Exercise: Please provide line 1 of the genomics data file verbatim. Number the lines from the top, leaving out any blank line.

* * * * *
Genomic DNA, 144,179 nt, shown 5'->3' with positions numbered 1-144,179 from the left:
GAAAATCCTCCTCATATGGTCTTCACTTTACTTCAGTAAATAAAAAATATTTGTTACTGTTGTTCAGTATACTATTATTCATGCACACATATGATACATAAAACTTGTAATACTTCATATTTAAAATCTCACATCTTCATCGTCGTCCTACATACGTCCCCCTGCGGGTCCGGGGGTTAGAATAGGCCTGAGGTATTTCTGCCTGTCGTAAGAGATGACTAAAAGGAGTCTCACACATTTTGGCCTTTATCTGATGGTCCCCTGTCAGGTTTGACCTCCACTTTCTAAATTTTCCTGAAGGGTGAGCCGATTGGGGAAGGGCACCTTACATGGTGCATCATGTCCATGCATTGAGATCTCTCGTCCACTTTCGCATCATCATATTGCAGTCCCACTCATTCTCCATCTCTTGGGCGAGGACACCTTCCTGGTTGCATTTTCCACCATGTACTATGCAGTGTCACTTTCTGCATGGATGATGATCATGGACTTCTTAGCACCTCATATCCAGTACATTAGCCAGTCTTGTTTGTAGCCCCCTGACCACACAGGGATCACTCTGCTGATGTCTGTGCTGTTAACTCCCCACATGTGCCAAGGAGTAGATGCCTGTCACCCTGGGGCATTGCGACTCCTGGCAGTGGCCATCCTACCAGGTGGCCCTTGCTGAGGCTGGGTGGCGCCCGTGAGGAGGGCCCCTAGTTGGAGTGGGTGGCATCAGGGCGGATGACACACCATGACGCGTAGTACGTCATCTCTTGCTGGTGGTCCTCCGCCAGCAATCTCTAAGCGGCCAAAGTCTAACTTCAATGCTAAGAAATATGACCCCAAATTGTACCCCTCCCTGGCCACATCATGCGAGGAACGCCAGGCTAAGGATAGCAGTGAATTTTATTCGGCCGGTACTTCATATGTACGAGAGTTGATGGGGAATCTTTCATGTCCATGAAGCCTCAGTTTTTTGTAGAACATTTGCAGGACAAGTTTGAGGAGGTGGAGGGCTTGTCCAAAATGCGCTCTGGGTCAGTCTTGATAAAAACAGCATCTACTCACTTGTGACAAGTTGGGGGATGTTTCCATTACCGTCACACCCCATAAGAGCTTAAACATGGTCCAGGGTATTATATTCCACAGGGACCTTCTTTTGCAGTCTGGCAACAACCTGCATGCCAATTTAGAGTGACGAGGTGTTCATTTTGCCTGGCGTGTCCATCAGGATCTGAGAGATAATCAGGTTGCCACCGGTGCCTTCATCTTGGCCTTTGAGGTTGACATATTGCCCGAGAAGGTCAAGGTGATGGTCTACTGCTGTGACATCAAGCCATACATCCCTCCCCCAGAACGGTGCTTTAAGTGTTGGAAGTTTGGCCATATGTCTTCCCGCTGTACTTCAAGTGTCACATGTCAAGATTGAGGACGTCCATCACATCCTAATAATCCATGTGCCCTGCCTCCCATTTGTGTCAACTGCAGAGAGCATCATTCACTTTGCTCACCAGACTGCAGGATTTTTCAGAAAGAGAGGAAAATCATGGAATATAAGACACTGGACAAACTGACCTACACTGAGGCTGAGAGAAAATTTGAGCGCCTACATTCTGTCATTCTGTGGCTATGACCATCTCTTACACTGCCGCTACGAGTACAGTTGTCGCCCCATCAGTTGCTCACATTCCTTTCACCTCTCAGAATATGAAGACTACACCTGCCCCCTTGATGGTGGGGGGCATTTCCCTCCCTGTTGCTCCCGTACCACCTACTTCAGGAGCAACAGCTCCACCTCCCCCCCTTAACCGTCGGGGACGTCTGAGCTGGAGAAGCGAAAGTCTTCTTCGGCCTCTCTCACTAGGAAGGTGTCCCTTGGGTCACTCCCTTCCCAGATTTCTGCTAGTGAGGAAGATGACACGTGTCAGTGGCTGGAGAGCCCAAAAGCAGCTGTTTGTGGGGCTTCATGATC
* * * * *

Genomic DNA, 144,179 nt, shown 5'->3' with positions numbered 1-144,179 from the left: